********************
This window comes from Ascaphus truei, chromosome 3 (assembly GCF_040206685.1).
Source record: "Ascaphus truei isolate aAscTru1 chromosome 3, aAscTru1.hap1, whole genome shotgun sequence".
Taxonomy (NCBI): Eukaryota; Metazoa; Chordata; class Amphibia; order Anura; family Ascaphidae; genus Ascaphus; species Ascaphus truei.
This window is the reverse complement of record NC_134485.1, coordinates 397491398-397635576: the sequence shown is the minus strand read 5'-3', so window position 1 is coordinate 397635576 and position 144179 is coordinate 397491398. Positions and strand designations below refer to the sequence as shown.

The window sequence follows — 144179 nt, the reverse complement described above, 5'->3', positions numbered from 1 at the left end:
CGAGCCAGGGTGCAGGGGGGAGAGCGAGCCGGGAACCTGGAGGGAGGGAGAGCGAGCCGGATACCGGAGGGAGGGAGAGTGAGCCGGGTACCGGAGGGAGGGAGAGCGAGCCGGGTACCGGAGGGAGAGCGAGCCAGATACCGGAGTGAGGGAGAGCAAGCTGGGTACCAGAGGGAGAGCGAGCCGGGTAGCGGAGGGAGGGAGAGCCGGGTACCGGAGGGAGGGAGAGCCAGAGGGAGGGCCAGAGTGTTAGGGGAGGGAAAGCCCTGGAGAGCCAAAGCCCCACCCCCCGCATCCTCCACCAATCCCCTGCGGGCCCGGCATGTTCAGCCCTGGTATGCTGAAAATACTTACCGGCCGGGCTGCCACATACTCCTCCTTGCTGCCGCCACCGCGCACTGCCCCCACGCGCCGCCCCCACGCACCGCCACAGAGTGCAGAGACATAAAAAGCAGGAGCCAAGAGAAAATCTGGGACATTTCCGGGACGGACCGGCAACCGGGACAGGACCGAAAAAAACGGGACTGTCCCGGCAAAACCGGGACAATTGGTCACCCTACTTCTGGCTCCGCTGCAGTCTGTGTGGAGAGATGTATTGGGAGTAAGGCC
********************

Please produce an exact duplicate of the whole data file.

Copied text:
This window comes from Ascaphus truei, chromosome 3 (assembly GCF_040206685.1).
Source record: "Ascaphus truei isolate aAscTru1 chromosome 3, aAscTru1.hap1, whole genome shotgun sequence".
Taxonomy (NCBI): Eukaryota; Metazoa; Chordata; class Amphibia; order Anura; family Ascaphidae; genus Ascaphus; species Ascaphus truei.
This window is the reverse complement of record NC_134485.1, coordinates 397491398-397635576: the sequence shown is the minus strand read 5'-3', so window position 1 is coordinate 397635576 and position 144179 is coordinate 397491398. Positions and strand designations below refer to the sequence as shown.

The window sequence follows — 144179 nt, the reverse complement described above, 5'->3', positions numbered from 1 at the left end:
CGAGCCAGGGTGCAGGGGGGAGAGCGAGCCGGGAACCTGGAGGGAGGGAGAGCGAGCCGGATACCGGAGGGAGGGAGAGTGAGCCGGGTACCGGAGGGAGGGAGAGCGAGCCGGGTACCGGAGGGAGAGCGAGCCAGATACCGGAGTGAGGGAGAGCAAGCTGGGTACCAGAGGGAGAGCGAGCCGGGTAGCGGAGGGAGGGAGAGCCGGGTACCGGAGGGAGGGAGAGCCAGAGGGAGGGCCAGAGTGTTAGGGGAGGGAAAGCCCTGGAGAGCCAAAGCCCCACCCCCCGCATCCTCCACCAATCCCCTGCGGGCCCGGCATGTTCAGCCCTGGTATGCTGAAAATACTTACCGGCCGGGCTGCCACATACTCCTCCTTGCTGCCGCCACCGCGCACTGCCCCCACGCGCCGCCCCCACGCACCGCCACAGAGTGCAGAGACATAAAAAGCAGGAGCCAAGAGAAAATCTGGGACATTTCCGGGACGGACCGGCAACCGGGACAGGACCGAAAAAAACGGGACTGTCCCGGCAAAACCGGGACAATTGGTCACCCTACTTCTGGCTCCGCTGCAGTCTGTGTGGAGAGATGTATTGGGAGTAAGGCC